As you are likely aware the Claim Lab is refining its models that predict the duration of return to work. Throughout this process we have been examining the research to help us identify the indicators needed for the model to be most effective. One such study that has proven particularly interesting was ‘Predicting Return to Work in Workers with All-Cause Sickness Absence Greater than 4 Weeks’ by Vlasveld (et al) at the Netherlands Institute of Mental Health and Addiction. The aim of this study was to examine the factors associated with the duration of workers returning to work by following 730 Dutch workers who had been being sick listed for more than 4 weeks.
For the year-long study, workers were measured at entry point on a series of heath, personal, and job related factors. They were then followed for a full year whilst on sickness absence to determine the full RTW duration. Influencing factors were selected through univariate analysis (one variable at a time) and the variables with the most influence on RTW were selected for further testing through a hazard regression model.
The result of the study included 562 of the original participants: 71% of participants had returned to work by the end of the year; 9.1% were censored as they had resigned from work; and the remaining 19.9% did not have a lasting period of work by the end of the year. The results show that high physical job demands, contact with medical specialists, high physical symptoms, moderate to severe depressive symptoms and older age, are associated with a longer duration of RTW in sick-listed workers.
Some interesting findings include the impact of visiting a medical specialist, which was associated with a longer RTW duration. Whether this implies a more serious condition, or that specialist care keeps workers waiting for results, was queried. Moderate to severe depressive symptoms also related to a longer RTW process; regardless of the cause of an absence, depressive symptoms are likely to hinder RTW. Older age also hampered return to work, however this has just confirmed what other studies have already found. One surprising finding was that previous sickness absence in the past 2 years had little relation to duration to full RTW, which other studies have often found.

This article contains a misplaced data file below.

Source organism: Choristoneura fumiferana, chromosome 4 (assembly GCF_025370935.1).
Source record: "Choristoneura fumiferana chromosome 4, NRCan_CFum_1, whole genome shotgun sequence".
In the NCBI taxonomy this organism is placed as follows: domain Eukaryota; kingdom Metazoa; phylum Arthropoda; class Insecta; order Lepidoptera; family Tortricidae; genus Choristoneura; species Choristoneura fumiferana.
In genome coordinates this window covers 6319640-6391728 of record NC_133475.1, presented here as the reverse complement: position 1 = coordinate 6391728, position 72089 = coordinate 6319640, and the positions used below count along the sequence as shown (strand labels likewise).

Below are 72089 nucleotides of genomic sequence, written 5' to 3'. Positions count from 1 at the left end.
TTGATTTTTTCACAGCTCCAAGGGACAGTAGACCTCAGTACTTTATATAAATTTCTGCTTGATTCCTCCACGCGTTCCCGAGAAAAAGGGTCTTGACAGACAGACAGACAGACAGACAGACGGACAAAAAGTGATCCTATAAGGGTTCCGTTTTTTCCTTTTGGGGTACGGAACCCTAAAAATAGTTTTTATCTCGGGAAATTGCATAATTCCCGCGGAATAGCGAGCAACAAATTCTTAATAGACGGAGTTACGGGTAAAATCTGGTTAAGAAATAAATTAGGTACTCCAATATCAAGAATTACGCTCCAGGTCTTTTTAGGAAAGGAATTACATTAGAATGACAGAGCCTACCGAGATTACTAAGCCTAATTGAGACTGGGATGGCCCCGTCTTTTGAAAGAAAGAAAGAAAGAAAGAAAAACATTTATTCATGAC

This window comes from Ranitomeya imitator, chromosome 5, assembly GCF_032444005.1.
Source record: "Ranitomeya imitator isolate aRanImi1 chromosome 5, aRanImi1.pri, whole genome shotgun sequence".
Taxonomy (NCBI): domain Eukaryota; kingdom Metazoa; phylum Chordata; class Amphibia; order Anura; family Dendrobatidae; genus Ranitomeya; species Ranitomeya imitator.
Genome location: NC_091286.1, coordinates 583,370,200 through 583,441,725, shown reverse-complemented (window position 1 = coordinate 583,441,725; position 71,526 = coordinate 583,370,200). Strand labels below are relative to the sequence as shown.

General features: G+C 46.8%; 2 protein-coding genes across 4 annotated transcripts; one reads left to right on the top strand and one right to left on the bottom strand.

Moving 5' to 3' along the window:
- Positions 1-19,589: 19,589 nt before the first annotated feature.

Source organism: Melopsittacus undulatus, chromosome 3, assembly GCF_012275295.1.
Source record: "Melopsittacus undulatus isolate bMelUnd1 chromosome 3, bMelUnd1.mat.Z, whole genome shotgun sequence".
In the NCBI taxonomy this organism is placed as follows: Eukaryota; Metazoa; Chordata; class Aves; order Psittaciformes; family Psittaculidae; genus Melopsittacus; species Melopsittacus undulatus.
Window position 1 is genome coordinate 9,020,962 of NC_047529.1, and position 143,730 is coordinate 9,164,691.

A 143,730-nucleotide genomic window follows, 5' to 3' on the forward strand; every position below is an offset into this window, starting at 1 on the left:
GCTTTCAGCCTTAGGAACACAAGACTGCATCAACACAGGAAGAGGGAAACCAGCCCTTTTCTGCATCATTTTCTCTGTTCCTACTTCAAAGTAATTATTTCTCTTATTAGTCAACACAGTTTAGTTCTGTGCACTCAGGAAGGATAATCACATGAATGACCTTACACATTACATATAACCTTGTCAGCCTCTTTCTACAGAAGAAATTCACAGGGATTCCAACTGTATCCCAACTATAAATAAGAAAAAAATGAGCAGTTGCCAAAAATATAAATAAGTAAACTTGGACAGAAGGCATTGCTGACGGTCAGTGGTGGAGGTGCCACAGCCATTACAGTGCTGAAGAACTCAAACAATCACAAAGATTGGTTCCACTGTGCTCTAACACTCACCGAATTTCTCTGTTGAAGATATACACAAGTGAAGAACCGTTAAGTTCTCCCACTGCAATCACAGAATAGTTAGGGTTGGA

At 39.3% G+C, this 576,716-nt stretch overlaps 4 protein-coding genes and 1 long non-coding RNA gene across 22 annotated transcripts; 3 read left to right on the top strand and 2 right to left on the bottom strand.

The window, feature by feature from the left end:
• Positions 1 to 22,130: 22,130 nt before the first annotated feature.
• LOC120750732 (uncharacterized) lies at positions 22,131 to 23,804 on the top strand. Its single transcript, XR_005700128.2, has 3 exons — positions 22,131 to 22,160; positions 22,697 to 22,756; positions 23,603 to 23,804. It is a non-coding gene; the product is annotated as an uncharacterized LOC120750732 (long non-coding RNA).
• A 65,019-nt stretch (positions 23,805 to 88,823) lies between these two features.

Claim managers with experience in these areas will likely agree with the above findings, but the crucial impacts of these studies is that they give us more precise quantitative indicators than anecdotal evidence. Yes, we know that an older person is likely to have a longer RTW, but by how much? What ages see greater impact? How does the type of work impact on this?
There are a variety of complexities associated with claims, depressive symptoms or physical job demands are just a couple that can extend RTW. The key for claim managers is to get as much information on a claimant’s health, wellbeing, activity etc. in as minimal amount of time as possible, allowing them to make quick, but well-informed, decisions on the outcomes.
If you would like more information on how to help your claims managers, please contact us at: firstname.lastname@example.org